HYDROLOGIC MODELING

Inputs

Incoming water

Hydrological Modeling

nothing else than

transformation

Output

Discharges

Formulations vary from black box approaches to physically based models with different degrees of spatial and temporal variability

hydrologic modeling23
HYDROLOGIC MODELING
  • Formulations may depend to the type of the precipitation i.e. on rainfall (liquid) or snowfall (solid).
  • When precipitation occurs as snowfall, the discharge timing is not only a function of precipitation timing, but also the heat supplied to the snowpack either by temperature or by radiation.
hydrologic modeling24
HYDROLOGIC MODELING

In either forms,

the total runoff volume is still

total precipitation minus losses;

however,

snowfall is stored in snowpack until warmer weather allows the phase change from snow/ice to liquid (i.e. melting).

snowmelt modeling
SNOWMELT MODELING

Snowmelt runoff modeling has four main components;

1. Extrapolation of meteorological data

2. Point melt rate calculations

3. Integration of melt water over the snow covered areas

4. Runoff Routing

extrapolation of meteorological data
Extrapolation of Meteorological Data
  • In snowmelt dominated basins, very hard if not impossible to find meteorological stations in adequate number and good quality with even distribution.
  • Existing stations mostly located in major valleys rather than the more inaccessible high portions of the basin, where most of the snow exist.
  • Thus, a necessity to use data from a station even though it may be a long distance away and at a much lower elevation from the snowpack.
extrapolation of meteorological data28
Extrapolation of Meteorological Data
  • Air temperature, mainly used for two purposes in the snowmelt models.
  • Both as threshold temperature, separating precipitation as rainfall or snow and as critical temperature, used for estimating snowmelt rates.
  • May not to be same and both may be other than zero.
  • Since air temperature alters with elevation, temperature lapse rates must be used to convert the measured air temperature at the lower station to the air temperature at the snowpack location.
  • Although, most runoff models assume a fixed value for the lapse rate, the actual value may be a varying value depending on the present meteorological conditions.
  • Often the temperature lapse rate, threshold and critical temperature values are treated as calibration parameters (Hydalp, 2000) of the model used.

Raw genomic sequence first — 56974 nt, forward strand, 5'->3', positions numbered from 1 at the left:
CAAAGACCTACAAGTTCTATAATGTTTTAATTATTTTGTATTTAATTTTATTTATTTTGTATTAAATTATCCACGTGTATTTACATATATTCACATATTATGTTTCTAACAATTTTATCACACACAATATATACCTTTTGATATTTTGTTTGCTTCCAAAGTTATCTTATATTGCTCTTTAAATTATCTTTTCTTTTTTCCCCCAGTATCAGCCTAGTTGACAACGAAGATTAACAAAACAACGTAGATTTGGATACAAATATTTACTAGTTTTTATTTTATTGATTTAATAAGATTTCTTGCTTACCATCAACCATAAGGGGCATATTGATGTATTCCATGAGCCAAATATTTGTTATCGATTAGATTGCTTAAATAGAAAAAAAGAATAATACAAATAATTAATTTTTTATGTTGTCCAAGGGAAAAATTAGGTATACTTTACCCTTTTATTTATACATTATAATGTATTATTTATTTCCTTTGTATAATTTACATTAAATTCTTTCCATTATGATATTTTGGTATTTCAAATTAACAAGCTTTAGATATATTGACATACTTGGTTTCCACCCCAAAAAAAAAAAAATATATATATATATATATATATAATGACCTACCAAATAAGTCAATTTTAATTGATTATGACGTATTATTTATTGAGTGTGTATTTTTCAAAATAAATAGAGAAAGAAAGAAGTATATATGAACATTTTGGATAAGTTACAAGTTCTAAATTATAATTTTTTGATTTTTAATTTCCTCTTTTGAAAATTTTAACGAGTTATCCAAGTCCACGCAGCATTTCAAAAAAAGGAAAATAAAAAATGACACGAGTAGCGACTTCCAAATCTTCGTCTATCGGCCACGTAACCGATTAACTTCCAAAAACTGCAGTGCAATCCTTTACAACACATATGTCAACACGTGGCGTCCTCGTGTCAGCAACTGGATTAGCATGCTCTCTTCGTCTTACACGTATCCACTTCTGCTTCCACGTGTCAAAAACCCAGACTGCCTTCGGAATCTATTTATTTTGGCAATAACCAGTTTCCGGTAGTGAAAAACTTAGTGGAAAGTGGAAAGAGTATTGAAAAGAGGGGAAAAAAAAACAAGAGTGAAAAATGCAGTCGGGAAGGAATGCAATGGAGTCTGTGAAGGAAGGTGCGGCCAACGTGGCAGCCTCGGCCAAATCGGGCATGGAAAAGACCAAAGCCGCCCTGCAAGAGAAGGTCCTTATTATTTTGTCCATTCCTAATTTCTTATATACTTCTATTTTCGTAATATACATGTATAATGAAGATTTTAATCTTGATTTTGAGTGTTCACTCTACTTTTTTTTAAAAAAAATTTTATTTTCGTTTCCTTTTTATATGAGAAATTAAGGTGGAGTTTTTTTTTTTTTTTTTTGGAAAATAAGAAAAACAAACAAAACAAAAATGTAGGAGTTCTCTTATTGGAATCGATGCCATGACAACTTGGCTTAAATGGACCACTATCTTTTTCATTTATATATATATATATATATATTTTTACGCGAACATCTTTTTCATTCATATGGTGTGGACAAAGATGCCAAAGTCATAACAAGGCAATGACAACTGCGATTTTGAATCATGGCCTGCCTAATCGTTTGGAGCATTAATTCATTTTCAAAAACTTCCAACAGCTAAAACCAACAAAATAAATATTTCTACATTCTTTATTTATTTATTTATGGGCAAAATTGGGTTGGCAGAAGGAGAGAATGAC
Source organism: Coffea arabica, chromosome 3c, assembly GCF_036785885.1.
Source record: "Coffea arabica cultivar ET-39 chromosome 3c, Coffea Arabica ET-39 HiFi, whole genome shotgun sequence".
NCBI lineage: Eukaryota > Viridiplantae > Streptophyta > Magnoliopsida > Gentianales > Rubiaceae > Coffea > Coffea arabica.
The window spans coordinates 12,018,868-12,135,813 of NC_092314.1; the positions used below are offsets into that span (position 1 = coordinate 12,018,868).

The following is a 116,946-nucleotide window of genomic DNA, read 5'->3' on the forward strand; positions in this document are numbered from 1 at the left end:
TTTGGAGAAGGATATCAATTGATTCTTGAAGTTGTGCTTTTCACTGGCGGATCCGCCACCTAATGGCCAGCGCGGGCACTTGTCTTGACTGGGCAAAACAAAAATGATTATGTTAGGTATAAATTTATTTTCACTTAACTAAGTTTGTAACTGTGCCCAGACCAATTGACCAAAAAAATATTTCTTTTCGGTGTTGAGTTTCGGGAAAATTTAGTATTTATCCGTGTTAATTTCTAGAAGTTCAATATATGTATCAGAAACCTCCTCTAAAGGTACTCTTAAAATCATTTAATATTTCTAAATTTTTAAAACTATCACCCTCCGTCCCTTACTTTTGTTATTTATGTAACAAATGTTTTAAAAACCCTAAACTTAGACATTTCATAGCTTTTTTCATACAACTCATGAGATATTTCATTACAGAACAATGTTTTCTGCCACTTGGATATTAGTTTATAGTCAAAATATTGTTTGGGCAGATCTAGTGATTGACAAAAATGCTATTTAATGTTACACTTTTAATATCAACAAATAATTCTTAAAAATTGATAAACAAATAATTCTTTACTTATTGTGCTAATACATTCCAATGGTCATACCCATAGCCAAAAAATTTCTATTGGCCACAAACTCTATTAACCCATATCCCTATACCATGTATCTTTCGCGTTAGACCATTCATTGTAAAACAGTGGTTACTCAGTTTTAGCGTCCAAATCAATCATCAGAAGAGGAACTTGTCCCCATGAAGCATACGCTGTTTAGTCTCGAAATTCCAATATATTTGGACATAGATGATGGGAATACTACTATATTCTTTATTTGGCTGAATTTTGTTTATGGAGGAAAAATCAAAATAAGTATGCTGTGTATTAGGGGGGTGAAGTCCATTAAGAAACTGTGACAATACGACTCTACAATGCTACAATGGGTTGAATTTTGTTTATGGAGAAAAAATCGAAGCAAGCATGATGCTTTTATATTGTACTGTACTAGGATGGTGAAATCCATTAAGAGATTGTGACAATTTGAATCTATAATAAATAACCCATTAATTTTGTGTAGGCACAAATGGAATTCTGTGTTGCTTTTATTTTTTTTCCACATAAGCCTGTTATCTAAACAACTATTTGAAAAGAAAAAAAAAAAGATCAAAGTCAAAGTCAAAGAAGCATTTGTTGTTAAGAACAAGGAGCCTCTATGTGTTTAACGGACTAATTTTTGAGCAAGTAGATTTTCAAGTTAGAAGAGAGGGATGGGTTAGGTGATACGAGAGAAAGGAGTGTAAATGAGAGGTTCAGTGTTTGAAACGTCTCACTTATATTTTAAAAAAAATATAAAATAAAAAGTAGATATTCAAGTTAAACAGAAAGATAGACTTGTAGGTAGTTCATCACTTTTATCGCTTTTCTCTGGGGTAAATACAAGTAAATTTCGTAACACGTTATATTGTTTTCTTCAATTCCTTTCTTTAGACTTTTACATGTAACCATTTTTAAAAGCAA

extrapolation of meteorological data29
Extrapolation of Meteorological Data
  • Distribution of precipitation from point stations to the rest of the basin has been a problem in the hydrology.
  • Come up with, unrealistic and inaccurate results.
  • Besides, the systematic under catch of snow by most rain gauges especially under high wind speeds has long been reported in literature such as Sevruk (1983).
  • Precipitation amount increases with elevation.
extrapolation of meteorological data30
Extrapolation of Meteorological Data
  • Exists numerous methods from simple arithmetic averaging, Theissen polygons to inverse distance relations. These methods allow the extrapolation in a horizontal plane (2D), disregarding the topography of the area under study.
  • Some methods such as De-trended Kriging (Garen, 2003) when distributing the meteorological variables takes the topography into consideration.
  • Preliminary study must be performed since some times, distributing the variables in 2D may give better results than distribution in 3D (Weibel et al., 2002).
point melt rate calculations
Point Melt Rate Calculations
  • The energy flux that a surface absorbs or emits is dependent to the sum of the:
  • Net all wave radiation (sum of net short (net solar) and long wave (net thermal) radiation)
  • Sensible heat transfer to the surface by turbulent exchange from atmosphere
  • Latent heat of condensation or evaporation
  • Heat added by precipitation (if the temperature of precipitation is different than the surface temperature)
  • Heat conducted from ground
point melt rate calculations32
Point Melt Rate Calculations
  • Main discrepancy in applying the energy balance is high variability over time and over the location
  • Highly scientifically based equipped automated stations enable the application of the energy based snowmelt models at a point, there still remains the extrapolation of these measurements over the basin.
point melt rate calculations33
Point Melt Rate Calculations

“It is rare for such instrumentation to be available at even a single point in a basin, and even then a problem remains in extrapolating the measurements to other parts of the basin” (Hydalp, 2000).

point melt rate calculations34
Point Melt Rate Calculations
  • Instead of measuring all components some approximations are provided, called “parametric energy balance” methods.
  • In here, some energy components are derived from available data.
  • Such as;

Incident radiation, F(latitude, time of year, shading effects, cloud cover and snow albedo).

Sensible heat= wind speed * air temperature

Precipitation heat supply = Rainfall rate * Rainfall temperature

  • But still, extrapolating over the other parts of the basin ?.
  • And additional assumptions about the seasonal variations of these terms should be made.
point melt rate calculations35
Point Melt Rate Calculations
  • Air temperature, common factor in all energy balance equations except the net radiation.
  • However, there is generally a good correlation between them (Hydalp, 2000).
  • Temperature can be considered as the driving factor for the day to day variations of the heat supply to snowpack.
integration of melt water over the snow covered areas
Integration of melt water over the snow covered areas
  • Depletion of snow cover takes place over a period called “melting season” during both incident solar radiance and air temperatures increase.